William D. Edwards, MD; Wesley J. Gabel, MDiv; Floyd E Hosmer, MS, AMI
Two aspects of Jesus' death have been the source of great controversy, namely, the nature of the wound in his side (4,6) and the cause of his death after only several hours on the cross. (13-17).
The gospel of John describes the piercing of Jesus' side and emphasizes the sudden flow of blood and water. (1) Some authors have interpreted the flow of water to be ascites (12) or urine, from an abdominal midline perforation of the bladder. (15) However, the Greek word (pleura (32,35,,36) used by John clearly denoted laterality and often implied the ribs. (6,32,36)
Therefore, it seems probable that the wound was in the thorax and well away from the abdominal midline.
Although the side of the wound was not designated by John, it traditionally has been depicted on the right side. (4) Supporting this traditions is the fact that a large flow of blood would be more likely with a perforation of the distended and thin-walled right atrium or ventricle than the thick-walled and contracted left ventricle. Although the side of the wound may never be established with certainty, the right seems more probable than the left.
Some of the skepticism in accepting John's description has arisen from the difficulty in explaining, with medical accuracy, the flow of both blood and water. Part of this difficulty has been based on the assumption that the blood appeared first, then the water. However, in the ancient Greek, the order of words generally denoted prominence and not necessarily a time sequence. (37) Therefore, it seems likely that John was emphasizing the prominence of blood rather than its appearance preceding the water.
Therefore, the water probably represented serous pleural and pericardial fluid, (5-7,11) and would have preceded the flow of blood and been smaller in volume than the blood. Perhaps in the setting of hypovolemia and impending acute heart failure, pleural and pericardial effusions may have developed and would have added to the volume of apparent water. (5,11) The blood, in contrast, may have originated from the right atrium or the right ventricle or perhaps from a hemopericardium. (5,7,11)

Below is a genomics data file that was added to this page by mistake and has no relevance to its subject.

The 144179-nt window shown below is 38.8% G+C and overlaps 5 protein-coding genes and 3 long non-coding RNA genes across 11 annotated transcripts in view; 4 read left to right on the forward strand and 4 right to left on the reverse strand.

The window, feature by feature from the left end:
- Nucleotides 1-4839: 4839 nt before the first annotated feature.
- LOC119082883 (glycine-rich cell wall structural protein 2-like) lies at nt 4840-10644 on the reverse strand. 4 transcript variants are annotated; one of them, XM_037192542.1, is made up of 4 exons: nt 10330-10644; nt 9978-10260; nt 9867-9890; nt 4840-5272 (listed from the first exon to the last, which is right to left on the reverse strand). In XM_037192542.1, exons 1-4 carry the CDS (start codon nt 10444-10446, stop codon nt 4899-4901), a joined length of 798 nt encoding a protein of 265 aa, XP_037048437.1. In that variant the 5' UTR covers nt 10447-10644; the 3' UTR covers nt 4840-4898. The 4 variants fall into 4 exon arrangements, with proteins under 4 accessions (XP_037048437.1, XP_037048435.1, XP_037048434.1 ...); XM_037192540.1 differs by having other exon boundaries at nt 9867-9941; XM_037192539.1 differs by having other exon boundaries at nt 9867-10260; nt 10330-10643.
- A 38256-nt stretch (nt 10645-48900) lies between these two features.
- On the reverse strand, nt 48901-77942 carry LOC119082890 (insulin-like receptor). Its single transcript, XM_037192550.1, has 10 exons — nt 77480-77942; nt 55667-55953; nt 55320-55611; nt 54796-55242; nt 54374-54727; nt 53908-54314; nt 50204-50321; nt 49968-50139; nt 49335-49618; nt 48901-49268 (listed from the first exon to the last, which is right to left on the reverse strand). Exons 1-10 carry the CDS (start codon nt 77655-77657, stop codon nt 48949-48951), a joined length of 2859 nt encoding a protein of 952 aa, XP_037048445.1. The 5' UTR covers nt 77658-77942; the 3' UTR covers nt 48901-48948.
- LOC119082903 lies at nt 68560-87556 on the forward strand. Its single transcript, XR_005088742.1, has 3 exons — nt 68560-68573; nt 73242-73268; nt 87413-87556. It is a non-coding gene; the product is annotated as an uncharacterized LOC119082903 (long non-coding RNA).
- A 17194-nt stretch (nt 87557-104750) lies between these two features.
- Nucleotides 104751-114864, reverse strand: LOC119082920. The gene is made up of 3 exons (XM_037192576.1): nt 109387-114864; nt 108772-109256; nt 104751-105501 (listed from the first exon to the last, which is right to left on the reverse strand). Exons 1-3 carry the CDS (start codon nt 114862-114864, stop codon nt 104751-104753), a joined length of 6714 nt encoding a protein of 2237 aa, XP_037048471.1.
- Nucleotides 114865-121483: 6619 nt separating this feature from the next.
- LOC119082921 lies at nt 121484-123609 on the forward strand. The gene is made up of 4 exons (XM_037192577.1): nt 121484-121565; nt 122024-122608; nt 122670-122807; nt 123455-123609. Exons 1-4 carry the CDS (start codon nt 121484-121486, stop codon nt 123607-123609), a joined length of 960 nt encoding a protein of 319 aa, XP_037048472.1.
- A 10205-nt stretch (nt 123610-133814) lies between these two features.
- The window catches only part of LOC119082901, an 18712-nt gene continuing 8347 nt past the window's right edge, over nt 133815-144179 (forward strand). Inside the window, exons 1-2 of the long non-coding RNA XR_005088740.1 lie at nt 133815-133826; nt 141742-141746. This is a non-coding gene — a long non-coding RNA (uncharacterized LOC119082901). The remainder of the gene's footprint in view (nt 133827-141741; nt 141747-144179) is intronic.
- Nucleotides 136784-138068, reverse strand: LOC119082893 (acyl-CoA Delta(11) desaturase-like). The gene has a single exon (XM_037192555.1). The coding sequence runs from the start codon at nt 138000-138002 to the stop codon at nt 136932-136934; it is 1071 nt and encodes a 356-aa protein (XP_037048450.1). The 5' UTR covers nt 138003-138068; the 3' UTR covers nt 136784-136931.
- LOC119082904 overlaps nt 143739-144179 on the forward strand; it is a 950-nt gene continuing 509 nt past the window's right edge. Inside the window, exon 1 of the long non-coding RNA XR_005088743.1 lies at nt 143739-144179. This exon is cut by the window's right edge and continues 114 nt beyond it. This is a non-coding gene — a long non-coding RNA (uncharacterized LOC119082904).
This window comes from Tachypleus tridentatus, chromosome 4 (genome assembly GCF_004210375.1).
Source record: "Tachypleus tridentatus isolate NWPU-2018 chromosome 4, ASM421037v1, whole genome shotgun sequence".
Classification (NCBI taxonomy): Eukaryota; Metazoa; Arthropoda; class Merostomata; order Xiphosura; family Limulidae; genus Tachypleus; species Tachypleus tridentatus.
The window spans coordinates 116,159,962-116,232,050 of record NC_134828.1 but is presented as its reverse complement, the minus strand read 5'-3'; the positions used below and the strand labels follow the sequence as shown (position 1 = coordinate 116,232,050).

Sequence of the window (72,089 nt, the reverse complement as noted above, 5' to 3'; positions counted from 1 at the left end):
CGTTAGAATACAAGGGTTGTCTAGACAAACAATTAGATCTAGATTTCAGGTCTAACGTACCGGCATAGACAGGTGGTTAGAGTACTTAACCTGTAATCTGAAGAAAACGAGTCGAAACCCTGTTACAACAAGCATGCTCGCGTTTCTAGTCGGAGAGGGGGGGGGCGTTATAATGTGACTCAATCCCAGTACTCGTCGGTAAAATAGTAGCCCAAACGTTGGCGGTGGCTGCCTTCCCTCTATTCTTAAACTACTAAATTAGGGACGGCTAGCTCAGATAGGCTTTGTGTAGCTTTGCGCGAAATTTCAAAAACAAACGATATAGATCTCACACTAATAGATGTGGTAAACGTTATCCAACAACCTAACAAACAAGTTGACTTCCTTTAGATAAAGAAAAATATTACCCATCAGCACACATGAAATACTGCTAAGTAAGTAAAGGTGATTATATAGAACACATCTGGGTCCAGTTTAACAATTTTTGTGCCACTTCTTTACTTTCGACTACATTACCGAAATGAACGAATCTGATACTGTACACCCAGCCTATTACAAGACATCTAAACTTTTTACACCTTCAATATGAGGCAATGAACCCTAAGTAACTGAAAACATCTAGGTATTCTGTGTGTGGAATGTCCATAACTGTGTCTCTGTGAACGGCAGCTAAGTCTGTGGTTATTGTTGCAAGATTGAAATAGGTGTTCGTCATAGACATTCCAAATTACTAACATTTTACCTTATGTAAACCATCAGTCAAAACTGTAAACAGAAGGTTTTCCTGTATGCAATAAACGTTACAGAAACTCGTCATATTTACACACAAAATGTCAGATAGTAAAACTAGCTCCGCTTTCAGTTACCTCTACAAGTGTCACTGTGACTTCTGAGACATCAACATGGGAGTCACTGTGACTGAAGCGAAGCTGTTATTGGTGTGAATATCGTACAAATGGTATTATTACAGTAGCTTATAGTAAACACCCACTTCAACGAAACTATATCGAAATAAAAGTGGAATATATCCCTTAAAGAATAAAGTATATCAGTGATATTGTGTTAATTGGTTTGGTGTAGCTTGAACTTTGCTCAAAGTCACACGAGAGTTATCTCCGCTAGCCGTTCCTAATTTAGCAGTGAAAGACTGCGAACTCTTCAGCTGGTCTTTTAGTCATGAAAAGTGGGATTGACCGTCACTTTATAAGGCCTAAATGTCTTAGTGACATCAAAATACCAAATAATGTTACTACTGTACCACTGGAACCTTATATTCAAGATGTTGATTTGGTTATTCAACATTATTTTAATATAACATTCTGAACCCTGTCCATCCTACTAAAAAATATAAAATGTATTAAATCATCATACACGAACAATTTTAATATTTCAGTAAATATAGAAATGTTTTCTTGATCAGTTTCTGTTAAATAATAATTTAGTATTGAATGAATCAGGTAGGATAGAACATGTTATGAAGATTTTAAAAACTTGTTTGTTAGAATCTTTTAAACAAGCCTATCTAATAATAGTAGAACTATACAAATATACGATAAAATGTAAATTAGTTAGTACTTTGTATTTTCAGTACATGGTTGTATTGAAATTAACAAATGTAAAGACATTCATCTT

Jesus' death after only three to six hours on the cross surprised even Pontius Pilate. (1) The fact that Jesus cried out in a loud voice and then bowed his head and died suggests the possibility of a catastrophic terminal event. One popular explanation has been that Jesus died of cardiac rupture. In the setting of the scourging and crucifixion, with associated hypovolemia, hypoxemia, and perhaps and altered coagulable state, friable non-infective thrombotic vegetations could have formed on the aortic or mitral valve. These then could have dislodged and embolized into the coronary circulation and thereby produced an acute transmural myocardial infarction. Thrombotic valvular vegetations have been reported to develop under analogous acute traumatic conditions. (39) Rupture of the left ventricular free wall may occur, though uncommonly, in the first few hours following infarction. (40)
However, another explanation may be more likely. Jesus' death may have been hastened simply by his state of exhaustion and by the severity of the scourging, with its resultant blood loss and preshock state. (7) The fact that he could not carry his patibulum supports this interpretation. The actual cause of Jesus' death, like that of other crucified victims, may have been multifactorial and related primarily to hypovolemic shock, exhaustion asphyxia, and perhaps acute heart failure. (2,3,5-7,10,11) A fatal cardiac arrhythmia may have accounted for the apparent catastrophic terminal event.
Thus, it remains unsettled whether Jesus died of cardiac rupture or of cardiorespiratory failure. However, the important feature may be not how he died but rather whether he died. Clearly, the weight of historical and medical evidence indicates that Jesus was dead before the wound to his side was inflicted and supports the traditional view that the spear, thrust between his right ribs, probably perforated not only the right lung but also the pericardium and heart and thereby ensured his death. Accordingly, interpretations based on the assumption that Jesus did not die on the cross appear to be at odds with modern medical knowledge.